‘Meerokenwetenschap is nep-wetenschap’
In de Washington Post werd vandaag een analyse gepubliceerd van de hand van wetenschapper Gio Batta Gori. Hij beschrijft daarin de onmogelijkheid om preciese schattingen te maken van doden door meeroken.
De schattingen die in dat soort onderzoek worden gedaan over de levenslange blootstelling aan rook zijn hoogst onnauwkeurig volgens Gori. Hoe kan bijvoorbeeld iemand van 60-70 jaar nog vertellen aan hoeveel rook hij in zijn jeugd heeft blootgestaan en of er bijvoorbeeld altijd ramen open stonden? Ook zullen zieke niet-rokers eerder de blootstelling aan rook overdrijven. De antwoorden op dat soort telefonisch gestelde vragen worden in dit soort onderzoeken echter altijd genoteerd als exacte metingen.
Ook genereren meerokenonderzoeken zelden statistisch relevante resultaten en dus is de reproductie van de uitkomsten moeilijk volgens Gori.
Het is opvallend hoeveel relativerende artikelen er de laatste tijd in de grote Amerikaanse dagbladen verschijnen als het over roken gaat. Nog vorige week werd in de New York Times een artikel gepubliceerd van de hand van Michael Siegel, een kritische anti-roken wetenschapper.
In reality, it is impossible to summarize accurately from momentary and vague recalls, and with an absurd expectation of precision, the total exposure to secondhand smoke over more than a half-century of a person’s lifetime. No measure of cumulative lifetime secondhand smoke exposure was ever possible, so the epidemiologic studies estimated risk based not only on an improper marker of exposure, but also on exposure data that are illusory.
Adding confusion, people with lung cancer or cardiovascular disease are prone to amplify their recall of secondhand smoke exposure. Others will fib about being nonsmokers and will contaminate the results. More than two dozen causes of lung cancer are reported in the professional literature, and over 200 for cardiovascular diseases; their likely intrusions have never been credibly measured and controlled in secondhand smoke studies. Thus, the claimed risks are doubly deceptive because of interferences that could not be calculated and corrected.
In addition, results are not consistently reproducible. The majority of studies do not report a statistically significant change in risk from secondhand smoke exposure, some studies show an increase in risk, and ¿ astoundingly ¿ some show a reduction of risk.
Some prominent anti-smokers have been quietly forthcoming on what “the science” does and does not show. Asked to quantify secondhand smoke risks at a 2006 hearing at the UK House of Lords, Oxford epidemiologist Sir Richard Peto ¿ a leader of the secondhand smoke crusade ¿ replied, “I am sorry not to be more helpful; you want numbers and I could give you numbers…, but what does one make of them? …These hazards cannot be directly measured.”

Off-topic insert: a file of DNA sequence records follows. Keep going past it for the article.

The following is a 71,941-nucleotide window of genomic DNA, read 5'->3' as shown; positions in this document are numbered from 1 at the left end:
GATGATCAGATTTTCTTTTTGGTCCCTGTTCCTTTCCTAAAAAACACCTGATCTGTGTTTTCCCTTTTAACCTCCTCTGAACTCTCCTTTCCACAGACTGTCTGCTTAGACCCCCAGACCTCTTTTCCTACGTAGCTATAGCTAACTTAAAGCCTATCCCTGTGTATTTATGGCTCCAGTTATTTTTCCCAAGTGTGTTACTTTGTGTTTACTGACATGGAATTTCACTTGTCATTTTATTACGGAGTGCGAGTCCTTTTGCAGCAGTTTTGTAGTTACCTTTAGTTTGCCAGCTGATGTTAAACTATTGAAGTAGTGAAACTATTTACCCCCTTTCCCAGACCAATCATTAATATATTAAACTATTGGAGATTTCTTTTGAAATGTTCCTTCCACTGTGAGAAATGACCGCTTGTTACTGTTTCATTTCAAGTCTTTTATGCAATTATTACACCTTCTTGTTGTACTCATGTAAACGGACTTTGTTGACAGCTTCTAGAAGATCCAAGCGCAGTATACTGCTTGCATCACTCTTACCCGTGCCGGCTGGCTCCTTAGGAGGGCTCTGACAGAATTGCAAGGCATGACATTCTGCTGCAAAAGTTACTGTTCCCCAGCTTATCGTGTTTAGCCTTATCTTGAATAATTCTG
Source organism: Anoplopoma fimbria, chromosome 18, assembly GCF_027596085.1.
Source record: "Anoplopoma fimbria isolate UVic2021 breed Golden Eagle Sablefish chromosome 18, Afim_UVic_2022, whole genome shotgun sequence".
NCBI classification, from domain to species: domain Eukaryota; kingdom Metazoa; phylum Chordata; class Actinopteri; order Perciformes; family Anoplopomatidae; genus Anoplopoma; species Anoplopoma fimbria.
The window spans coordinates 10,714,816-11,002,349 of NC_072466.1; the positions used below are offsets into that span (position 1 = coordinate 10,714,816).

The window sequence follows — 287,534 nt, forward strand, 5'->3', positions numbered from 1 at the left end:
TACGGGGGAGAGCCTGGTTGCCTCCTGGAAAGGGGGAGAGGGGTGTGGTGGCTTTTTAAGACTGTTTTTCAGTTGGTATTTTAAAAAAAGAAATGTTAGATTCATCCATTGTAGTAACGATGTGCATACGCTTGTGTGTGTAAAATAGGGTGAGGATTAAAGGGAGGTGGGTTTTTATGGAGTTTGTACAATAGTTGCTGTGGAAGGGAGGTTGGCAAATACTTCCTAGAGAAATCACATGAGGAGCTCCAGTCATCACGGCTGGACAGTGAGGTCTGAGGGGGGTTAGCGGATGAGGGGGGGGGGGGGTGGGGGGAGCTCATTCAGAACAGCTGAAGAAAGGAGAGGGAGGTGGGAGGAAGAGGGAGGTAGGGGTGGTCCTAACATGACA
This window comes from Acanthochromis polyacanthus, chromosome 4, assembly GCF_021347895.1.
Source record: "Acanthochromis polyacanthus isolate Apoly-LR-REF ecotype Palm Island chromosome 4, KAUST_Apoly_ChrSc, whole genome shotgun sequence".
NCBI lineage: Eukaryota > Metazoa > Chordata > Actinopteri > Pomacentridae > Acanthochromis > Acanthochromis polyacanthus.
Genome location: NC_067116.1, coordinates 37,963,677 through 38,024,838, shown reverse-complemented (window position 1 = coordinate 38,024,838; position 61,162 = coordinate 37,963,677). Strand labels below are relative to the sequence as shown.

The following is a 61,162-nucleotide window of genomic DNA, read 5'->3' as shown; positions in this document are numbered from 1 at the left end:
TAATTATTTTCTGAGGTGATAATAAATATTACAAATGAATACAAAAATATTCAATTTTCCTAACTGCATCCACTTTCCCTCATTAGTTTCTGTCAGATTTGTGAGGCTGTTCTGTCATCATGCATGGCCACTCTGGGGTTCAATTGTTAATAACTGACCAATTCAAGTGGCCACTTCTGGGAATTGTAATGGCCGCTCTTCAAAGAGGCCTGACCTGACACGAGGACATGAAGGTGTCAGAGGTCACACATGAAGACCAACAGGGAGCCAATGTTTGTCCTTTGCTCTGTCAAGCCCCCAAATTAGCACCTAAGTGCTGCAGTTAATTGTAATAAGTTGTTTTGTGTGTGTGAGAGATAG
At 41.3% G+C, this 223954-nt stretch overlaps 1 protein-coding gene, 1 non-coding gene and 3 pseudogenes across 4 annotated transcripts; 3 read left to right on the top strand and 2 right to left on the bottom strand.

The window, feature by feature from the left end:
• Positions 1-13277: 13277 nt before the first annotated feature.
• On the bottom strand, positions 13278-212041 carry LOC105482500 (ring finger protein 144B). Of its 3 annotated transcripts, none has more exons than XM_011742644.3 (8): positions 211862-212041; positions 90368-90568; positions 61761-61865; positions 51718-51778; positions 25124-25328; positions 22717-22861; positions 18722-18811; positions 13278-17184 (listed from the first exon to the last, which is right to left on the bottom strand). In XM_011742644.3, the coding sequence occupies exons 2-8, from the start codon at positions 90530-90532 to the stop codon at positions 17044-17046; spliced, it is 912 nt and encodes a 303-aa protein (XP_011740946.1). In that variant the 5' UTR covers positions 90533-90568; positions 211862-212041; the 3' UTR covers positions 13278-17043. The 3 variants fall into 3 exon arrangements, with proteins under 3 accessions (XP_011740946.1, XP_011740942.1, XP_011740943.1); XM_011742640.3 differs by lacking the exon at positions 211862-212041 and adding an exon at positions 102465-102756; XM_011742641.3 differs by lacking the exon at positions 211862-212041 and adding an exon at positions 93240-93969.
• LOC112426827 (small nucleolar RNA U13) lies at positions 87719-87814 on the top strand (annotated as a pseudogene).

It has been fashionable to ignore the weakness of “the science” on secondhand smoke, perhaps in the belief that claiming “the science is settled” will lead to policies and public attitudes that will reduce the prevalence of smoking. But such a Faustian bargain is an ominous precedent in public health and political ethics. Consider how minimally such policies as smoking bans in bars and restaurants really reduce the prevalence of smoking, and yet how odious and socially unfair such prohibitions are.
By any sensible account, the anachronism of tobacco use should eventually vanish in an advancing civilization. Why must we promote this process under the tyranny of deception?
Presumably, we are grown-up people, with a civilized sense of fair play, and dedicated to disciplined and rational discourse. We are fortunate enough to live in a free country that is respectful of individual choices and rights, including the right to honest public policies. Still, while much is voiced about the merits of forceful advocacy, not enough is said about the fundamental requisite of advancing public health with sustainable evidence, rather than by dangerous, wanton conjectures.
A frank discussion is needed to restore straight thinking in the legitimate uses of “the science” of epidemiology ¿ uses that go well beyond secondhand smoke issues. Today, health rights command high priority on many agendas, as they should. It is not admissible to presume that people expect those rights to be served less than truthfully.
Gio Batta Gori, an epidemiologist and toxicologists, is a fellow of the Health Policy Center in Bethesda. He is a former deputy director of the National Cancer Institute’s Division of Cancer Cause and Prevention, and he received the U.S. Public Health Service Superior Service Award in 1976 for his efforts to define less hazardous cigarettes. Gori’s article “The Surgeon General’s Doctored Opinion” will appear in the spring issue of the Cato Institute’s Regulation Magazine.
Bron: Washington Post